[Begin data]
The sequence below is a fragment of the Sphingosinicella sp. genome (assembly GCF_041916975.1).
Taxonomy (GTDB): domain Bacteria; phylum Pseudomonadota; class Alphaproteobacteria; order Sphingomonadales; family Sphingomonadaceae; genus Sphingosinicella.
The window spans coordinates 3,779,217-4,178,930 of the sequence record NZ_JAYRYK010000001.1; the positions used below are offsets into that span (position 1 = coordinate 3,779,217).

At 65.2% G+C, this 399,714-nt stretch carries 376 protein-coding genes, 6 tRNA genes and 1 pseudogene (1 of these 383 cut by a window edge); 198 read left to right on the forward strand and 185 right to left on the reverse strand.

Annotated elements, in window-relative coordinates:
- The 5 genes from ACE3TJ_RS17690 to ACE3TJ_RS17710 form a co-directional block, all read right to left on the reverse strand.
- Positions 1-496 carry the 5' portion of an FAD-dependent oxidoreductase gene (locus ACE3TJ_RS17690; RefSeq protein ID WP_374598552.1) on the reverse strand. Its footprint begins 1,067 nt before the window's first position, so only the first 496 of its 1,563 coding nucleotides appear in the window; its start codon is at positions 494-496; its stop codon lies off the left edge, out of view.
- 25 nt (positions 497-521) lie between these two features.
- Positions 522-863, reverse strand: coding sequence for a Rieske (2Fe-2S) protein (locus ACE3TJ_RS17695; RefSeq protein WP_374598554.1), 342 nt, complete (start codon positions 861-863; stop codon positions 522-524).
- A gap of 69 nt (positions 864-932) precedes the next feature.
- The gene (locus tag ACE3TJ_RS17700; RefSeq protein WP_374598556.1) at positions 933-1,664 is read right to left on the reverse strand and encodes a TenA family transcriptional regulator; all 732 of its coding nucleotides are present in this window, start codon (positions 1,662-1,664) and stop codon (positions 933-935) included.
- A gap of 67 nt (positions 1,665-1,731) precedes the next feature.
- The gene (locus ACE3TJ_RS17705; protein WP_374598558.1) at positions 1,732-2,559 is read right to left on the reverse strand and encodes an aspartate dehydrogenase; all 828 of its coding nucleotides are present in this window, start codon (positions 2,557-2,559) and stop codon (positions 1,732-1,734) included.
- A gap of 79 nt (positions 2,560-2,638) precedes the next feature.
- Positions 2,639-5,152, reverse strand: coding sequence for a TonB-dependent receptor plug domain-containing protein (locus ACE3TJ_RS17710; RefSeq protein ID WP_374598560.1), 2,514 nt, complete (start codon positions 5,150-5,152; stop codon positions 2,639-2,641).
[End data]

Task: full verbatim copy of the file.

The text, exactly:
The sequence below is a fragment of the Sphingosinicella sp. genome (assembly GCF_041916975.1).
Taxonomy (GTDB): domain Bacteria; phylum Pseudomonadota; class Alphaproteobacteria; order Sphingomonadales; family Sphingomonadaceae; genus Sphingosinicella.
The window spans coordinates 3,779,217-4,178,930 of the sequence record NZ_JAYRYK010000001.1; the positions used below are offsets into that span (position 1 = coordinate 3,779,217).

At 65.2% G+C, this 399,714-nt stretch carries 376 protein-coding genes, 6 tRNA genes and 1 pseudogene (1 of these 383 cut by a window edge); 198 read left to right on the forward strand and 185 right to left on the reverse strand.

Annotated elements, in window-relative coordinates:
- The 5 genes from ACE3TJ_RS17690 to ACE3TJ_RS17710 form a co-directional block, all read right to left on the reverse strand.
- Positions 1-496 carry the 5' portion of an FAD-dependent oxidoreductase gene (locus ACE3TJ_RS17690; RefSeq protein ID WP_374598552.1) on the reverse strand. Its footprint begins 1,067 nt before the window's first position, so only the first 496 of its 1,563 coding nucleotides appear in the window; its start codon is at positions 494-496; its stop codon lies off the left edge, out of view.
- 25 nt (positions 497-521) lie between these two features.
- Positions 522-863, reverse strand: coding sequence for a Rieske (2Fe-2S) protein (locus ACE3TJ_RS17695; RefSeq protein WP_374598554.1), 342 nt, complete (start codon positions 861-863; stop codon positions 522-524).
- A gap of 69 nt (positions 864-932) precedes the next feature.
- The gene (locus tag ACE3TJ_RS17700; RefSeq protein WP_374598556.1) at positions 933-1,664 is read right to left on the reverse strand and encodes a TenA family transcriptional regulator; all 732 of its coding nucleotides are present in this window, start codon (positions 1,662-1,664) and stop codon (positions 933-935) included.
- A gap of 67 nt (positions 1,665-1,731) precedes the next feature.
- The gene (locus ACE3TJ_RS17705; protein WP_374598558.1) at positions 1,732-2,559 is read right to left on the reverse strand and encodes an aspartate dehydrogenase; all 828 of its coding nucleotides are present in this window, start codon (positions 2,557-2,559) and stop codon (positions 1,732-1,734) included.
- A gap of 79 nt (positions 2,560-2,638) precedes the next feature.
- Positions 2,639-5,152, reverse strand: coding sequence for a TonB-dependent receptor plug domain-containing protein (locus ACE3TJ_RS17710; RefSeq protein ID WP_374598560.1), 2,514 nt, complete (start codon positions 5,150-5,152; stop codon positions 2,639-2,641).